[Editor’s Note: This is one in a series of articles about the history of PR as part of our celebration of PRNEWS’ 75th anniversary. The series is a partnership with the Museum of Public Relations.]
Ask PR pros about priorities facing the profession and an overwhelming number of answers will involve the need for greater diversity. Though diversity is a critical issue in PR, as a profession we have done a subpar job of acknowledging pioneers of diversity in communications’ history.
As we approach Black History Month in February, it is an ideal time to honor PR trailblazers. Communicators need to make sure these pioneers are included in PR textbooks so that they can serve as role models to students. For those of us in the industry, learning about these pioneers inspires us to do more for diversity and inclusion.
Joseph Varney Baker is one of those trailblazers who should be better known. Born August 20, 1908, in Abbeville, South Carolina, he attended Abbeville State Teachers Training School. In the 1920s, the teenager moved to Philadelphia, graduated from Central High School and eventually studied journalism at Temple University.
His storied career began as a reporter at the Philadelphia Tribune, the African-American newspaper. Eventually he worked his way up to city editor.
He also was the first African-American journalist to write for The Philadelphia Inquirer, which is the third-oldest surviving daily newspaper in the United States.
After leaving the Philadelphia Tribune, he worked as a PR consultant for the Pennsylvania Railroad. This led him to found a PR firm in NY, Joseph V. Baker and Associates, in 1934. The firm, the first African-American-owned PR agency, specialized in PR, marketing and advertising aimed at African-American audiences.
Based on available evidence, we acknowledge Baker as the first African-American founder of a PR firm. “We don’t have Baker’s papers, but we are searching for them,” says Shelley Spector, co-founder of the Museum of PR. “We are proud that we have been able to save his memory, because he was nearly forgotten,” she adds. Spector believes there’s a chance that evidence of African-American PR executives active prior to 1930 will surface. “Who knows, we might find more...because this history has never been ‘excavated’” before now.”
In the Encyclopedia of Public Relations, Marilyn Kern-Foxworth described Baker as, “A much-revered entrepreneur within both the black community and corporate America, Baker was seen as a formidable force in bridging the two constituencies.”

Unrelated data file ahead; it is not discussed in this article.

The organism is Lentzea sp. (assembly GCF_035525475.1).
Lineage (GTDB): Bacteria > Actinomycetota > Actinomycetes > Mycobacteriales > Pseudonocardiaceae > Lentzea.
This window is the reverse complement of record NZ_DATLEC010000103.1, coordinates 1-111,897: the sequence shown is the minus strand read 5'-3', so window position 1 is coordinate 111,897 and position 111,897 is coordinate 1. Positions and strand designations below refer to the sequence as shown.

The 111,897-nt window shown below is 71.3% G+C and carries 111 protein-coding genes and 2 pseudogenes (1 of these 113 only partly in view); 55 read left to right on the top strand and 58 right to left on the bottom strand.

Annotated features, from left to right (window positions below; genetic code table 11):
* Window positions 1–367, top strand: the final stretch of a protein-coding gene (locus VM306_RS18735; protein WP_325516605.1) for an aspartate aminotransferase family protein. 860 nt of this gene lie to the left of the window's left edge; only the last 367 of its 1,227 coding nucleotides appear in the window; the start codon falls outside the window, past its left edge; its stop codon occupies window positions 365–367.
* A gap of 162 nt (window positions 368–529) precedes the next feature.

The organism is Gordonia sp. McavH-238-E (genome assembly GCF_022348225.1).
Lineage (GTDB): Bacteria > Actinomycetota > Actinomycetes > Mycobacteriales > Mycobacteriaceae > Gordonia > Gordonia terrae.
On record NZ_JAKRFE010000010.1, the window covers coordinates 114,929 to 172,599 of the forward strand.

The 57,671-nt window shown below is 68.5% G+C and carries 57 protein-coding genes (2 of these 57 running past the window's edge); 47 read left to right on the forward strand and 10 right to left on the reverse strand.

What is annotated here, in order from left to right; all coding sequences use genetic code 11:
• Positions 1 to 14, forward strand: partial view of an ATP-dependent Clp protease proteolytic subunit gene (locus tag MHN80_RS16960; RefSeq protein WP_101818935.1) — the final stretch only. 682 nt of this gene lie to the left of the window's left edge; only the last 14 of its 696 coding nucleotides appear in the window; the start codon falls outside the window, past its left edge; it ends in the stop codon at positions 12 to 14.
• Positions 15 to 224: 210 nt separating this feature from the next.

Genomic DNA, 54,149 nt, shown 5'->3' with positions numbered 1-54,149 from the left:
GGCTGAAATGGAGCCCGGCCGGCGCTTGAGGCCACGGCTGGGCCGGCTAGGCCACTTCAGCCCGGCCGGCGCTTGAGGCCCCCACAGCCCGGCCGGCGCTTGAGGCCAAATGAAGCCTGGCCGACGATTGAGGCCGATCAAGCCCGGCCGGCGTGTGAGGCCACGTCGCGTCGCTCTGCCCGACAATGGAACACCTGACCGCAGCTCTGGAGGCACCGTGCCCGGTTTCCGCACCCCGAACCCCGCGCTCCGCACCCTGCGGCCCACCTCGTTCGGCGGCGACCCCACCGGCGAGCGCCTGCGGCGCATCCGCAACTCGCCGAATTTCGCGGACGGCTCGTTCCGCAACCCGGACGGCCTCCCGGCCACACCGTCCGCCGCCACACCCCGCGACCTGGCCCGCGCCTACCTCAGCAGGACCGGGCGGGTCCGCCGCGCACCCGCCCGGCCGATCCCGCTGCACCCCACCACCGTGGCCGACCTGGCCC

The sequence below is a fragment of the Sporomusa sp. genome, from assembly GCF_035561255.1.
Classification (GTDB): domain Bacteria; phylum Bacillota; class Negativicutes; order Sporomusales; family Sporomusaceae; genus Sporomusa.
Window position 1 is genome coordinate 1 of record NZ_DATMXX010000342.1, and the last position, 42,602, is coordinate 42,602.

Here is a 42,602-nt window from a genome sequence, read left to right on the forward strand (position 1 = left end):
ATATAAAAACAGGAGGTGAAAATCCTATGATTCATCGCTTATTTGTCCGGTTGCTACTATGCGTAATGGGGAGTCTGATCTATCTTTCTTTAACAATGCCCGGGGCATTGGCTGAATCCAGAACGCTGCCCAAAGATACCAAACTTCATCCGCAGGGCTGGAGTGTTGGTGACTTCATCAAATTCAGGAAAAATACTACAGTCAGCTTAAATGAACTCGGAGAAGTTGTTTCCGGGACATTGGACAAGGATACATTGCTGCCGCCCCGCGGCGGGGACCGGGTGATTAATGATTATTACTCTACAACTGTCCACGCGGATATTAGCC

Incidentally, Kern-Foxworth is deserving of mention. When she graduated from U of Wisconsin in 1980, she was the first person of color to receive a doctorate in communications with a concentration in advertising and PR.
Impressive Client List
Over the years, Joseph V. Baker and Associates’ client list would include some of the biggest corporations including the Pennsylvania Railroad, American Tobacco Company, Carrier Corporation, Hamilton Watch Company, the Gillette Corporation, Scott Paper Company, RCA, Procter & Gamble, Chrysler, DuPont, U.S. Steel, Western Union, NBC, the Association of American Railroads, and major African-American entertainers.
Long active in politics, Baker was chosen in 1960 to serve as an assistant to then-VP Richard Nixon’s campaign staff when he ran for president against John F. Kennedy.
During his career, Baker also worked as the director of the Division of Negro Research and Planning for the Pennsylvania State Department of Labor and Industry, then as director of Negro Work for the Republican State Committee.
As a man with a deep passion for PR, Baker worked to instill that same passion in others by serving as a mentor. He was instrumental in helping others get their start in the profession, especially African-American women.
One of his mentees, Barbara C. Harris, began her career at Joseph V. Baker and Associates. She was the first woman of color to handle major corporate accounts and eventually became president of the firm in 1958.
As with many PR pros, Baker was very involved in his community. In addition to his membership in PRSA, Baker was active in the Boy Scouts, the Prince Hall Masons, the Philadelphia NAACP and Philadelphia Press Club, among others.
First Black President of PRSA Philly
Baker was unanimously elected as the first African-American president of the Philadelphia chapter of PRSA, in 1958. In addition, he was the first African-American to earn the Accreditation in Public Relations (APR) designation.
Baker retired in the early 1980s. In 1990, the PRSA Multicultural Affairs Committee named one of its awards in Baker’s honor, recognizing his many achievements in PR.
The man once described as the “Dean of Negro public relations men” died at his Germantown, Pennsylvania, home on May 7, 1993, aged 84.
[Note: The Museum of Public Relations will host its 5th Annual Black PR History Event, Jan. 30, 6 – 9:30 p.m. at 85 Broad Street, Penthouse (corner of Broad and S. William St), NYC. The event will feature 100 years of African American media in an exhibit titled: “From the Civil War to Civil Rights: a Century of Social Advocacy through Public Relations.”]
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